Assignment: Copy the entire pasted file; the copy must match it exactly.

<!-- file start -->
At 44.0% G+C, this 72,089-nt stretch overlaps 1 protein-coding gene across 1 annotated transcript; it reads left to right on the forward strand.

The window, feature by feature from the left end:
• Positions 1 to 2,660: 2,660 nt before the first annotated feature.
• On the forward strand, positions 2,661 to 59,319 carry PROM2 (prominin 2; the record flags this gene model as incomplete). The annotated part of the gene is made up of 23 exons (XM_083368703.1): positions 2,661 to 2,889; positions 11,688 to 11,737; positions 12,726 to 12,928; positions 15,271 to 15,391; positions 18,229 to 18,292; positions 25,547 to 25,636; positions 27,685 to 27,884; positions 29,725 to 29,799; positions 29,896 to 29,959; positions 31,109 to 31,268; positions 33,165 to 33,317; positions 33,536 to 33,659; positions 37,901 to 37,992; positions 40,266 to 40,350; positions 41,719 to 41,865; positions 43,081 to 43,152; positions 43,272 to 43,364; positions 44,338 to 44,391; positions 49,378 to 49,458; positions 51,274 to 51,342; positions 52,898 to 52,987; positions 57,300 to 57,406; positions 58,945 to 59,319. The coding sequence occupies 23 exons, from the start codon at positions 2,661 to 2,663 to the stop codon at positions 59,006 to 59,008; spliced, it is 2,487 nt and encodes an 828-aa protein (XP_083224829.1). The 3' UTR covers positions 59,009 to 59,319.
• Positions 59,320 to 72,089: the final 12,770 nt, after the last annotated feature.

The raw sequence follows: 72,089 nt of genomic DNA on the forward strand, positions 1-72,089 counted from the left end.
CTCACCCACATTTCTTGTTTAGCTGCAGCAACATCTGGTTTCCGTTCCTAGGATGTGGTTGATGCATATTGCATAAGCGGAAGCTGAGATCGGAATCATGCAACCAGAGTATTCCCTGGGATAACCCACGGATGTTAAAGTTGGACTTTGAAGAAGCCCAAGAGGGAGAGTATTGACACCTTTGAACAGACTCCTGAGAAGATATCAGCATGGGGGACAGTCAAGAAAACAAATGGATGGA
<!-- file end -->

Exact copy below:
At 44.0% G+C, this 72,089-nt stretch overlaps 1 protein-coding gene across 1 annotated transcript; it reads left to right on the forward strand.

The window, feature by feature from the left end:
• Positions 1 to 2,660: 2,660 nt before the first annotated feature.
• On the forward strand, positions 2,661 to 59,319 carry PROM2 (prominin 2; the record flags this gene model as incomplete). The annotated part of the gene is made up of 23 exons (XM_083368703.1): positions 2,661 to 2,889; positions 11,688 to 11,737; positions 12,726 to 12,928; positions 15,271 to 15,391; positions 18,229 to 18,292; positions 25,547 to 25,636; positions 27,685 to 27,884; positions 29,725 to 29,799; positions 29,896 to 29,959; positions 31,109 to 31,268; positions 33,165 to 33,317; positions 33,536 to 33,659; positions 37,901 to 37,992; positions 40,266 to 40,350; positions 41,719 to 41,865; positions 43,081 to 43,152; positions 43,272 to 43,364; positions 44,338 to 44,391; positions 49,378 to 49,458; positions 51,274 to 51,342; positions 52,898 to 52,987; positions 57,300 to 57,406; positions 58,945 to 59,319. The coding sequence occupies 23 exons, from the start codon at positions 2,661 to 2,663 to the stop codon at positions 59,006 to 59,008; spliced, it is 2,487 nt and encodes an 828-aa protein (XP_083224829.1). The 3' UTR covers positions 59,009 to 59,319.
• Positions 59,320 to 72,089: the final 12,770 nt, after the last annotated feature.

The raw sequence follows: 72,089 nt of genomic DNA on the forward strand, positions 1-72,089 counted from the left end.
CTCACCCACATTTCTTGTTTAGCTGCAGCAACATCTGGTTTCCGTTCCTAGGATGTGGTTGATGCATATTGCATAAGCGGAAGCTGAGATCGGAATCATGCAACCAGAGTATTCCCTGGGATAACCCACGGATGTTAAAGTTGGACTTTGAAGAAGCCCAAGAGGGAGAGTATTGACACCTTTGAACAGACTCCTGAGAAGATATCAGCATGGGGGACAGTCAAGAAAACAAATGGATGGA